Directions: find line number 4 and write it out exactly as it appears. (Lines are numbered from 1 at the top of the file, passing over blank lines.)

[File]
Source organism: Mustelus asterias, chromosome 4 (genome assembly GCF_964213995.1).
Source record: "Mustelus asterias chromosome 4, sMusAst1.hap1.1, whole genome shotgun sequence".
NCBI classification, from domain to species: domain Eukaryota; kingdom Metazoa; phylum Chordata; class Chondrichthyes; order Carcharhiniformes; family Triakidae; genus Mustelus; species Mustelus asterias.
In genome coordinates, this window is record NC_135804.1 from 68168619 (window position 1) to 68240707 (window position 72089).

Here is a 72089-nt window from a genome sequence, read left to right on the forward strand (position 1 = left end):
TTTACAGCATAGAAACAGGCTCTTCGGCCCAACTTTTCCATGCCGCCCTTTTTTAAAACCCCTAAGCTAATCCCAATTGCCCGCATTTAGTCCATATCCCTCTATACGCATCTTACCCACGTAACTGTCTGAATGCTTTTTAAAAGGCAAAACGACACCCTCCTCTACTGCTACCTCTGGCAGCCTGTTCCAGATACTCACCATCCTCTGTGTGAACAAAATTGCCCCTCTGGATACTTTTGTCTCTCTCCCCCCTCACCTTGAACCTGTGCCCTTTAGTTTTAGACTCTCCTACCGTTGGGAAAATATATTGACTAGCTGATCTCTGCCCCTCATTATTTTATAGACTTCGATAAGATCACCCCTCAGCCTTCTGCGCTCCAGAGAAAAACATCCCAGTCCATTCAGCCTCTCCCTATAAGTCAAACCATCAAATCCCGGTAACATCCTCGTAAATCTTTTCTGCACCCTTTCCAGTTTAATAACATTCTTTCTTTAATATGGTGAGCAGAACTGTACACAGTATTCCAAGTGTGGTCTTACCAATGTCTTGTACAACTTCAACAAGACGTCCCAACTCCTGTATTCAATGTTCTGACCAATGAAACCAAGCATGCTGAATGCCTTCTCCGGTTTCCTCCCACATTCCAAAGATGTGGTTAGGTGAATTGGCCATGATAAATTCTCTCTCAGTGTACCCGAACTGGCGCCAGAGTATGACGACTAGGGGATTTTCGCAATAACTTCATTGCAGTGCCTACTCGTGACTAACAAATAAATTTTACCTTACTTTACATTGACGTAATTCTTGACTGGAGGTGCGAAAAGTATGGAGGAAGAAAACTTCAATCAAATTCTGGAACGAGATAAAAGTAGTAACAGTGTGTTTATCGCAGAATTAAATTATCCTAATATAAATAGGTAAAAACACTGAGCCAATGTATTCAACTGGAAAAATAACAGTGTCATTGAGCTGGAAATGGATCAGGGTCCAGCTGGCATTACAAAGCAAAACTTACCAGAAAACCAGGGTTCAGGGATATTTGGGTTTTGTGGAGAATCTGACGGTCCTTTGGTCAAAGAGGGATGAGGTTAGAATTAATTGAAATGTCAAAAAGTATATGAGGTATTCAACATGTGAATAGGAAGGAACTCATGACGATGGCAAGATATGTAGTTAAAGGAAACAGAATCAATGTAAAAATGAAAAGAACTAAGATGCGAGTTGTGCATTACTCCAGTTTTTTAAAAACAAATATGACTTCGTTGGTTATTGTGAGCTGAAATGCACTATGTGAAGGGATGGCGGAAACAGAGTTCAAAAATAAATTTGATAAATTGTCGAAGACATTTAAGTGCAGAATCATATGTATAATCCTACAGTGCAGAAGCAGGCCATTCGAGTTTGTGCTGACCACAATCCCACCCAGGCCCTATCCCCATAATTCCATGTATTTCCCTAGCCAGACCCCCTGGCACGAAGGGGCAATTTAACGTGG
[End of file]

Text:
In genome coordinates, this window is record NC_135804.1 from 68168619 (window position 1) to 68240707 (window position 72089).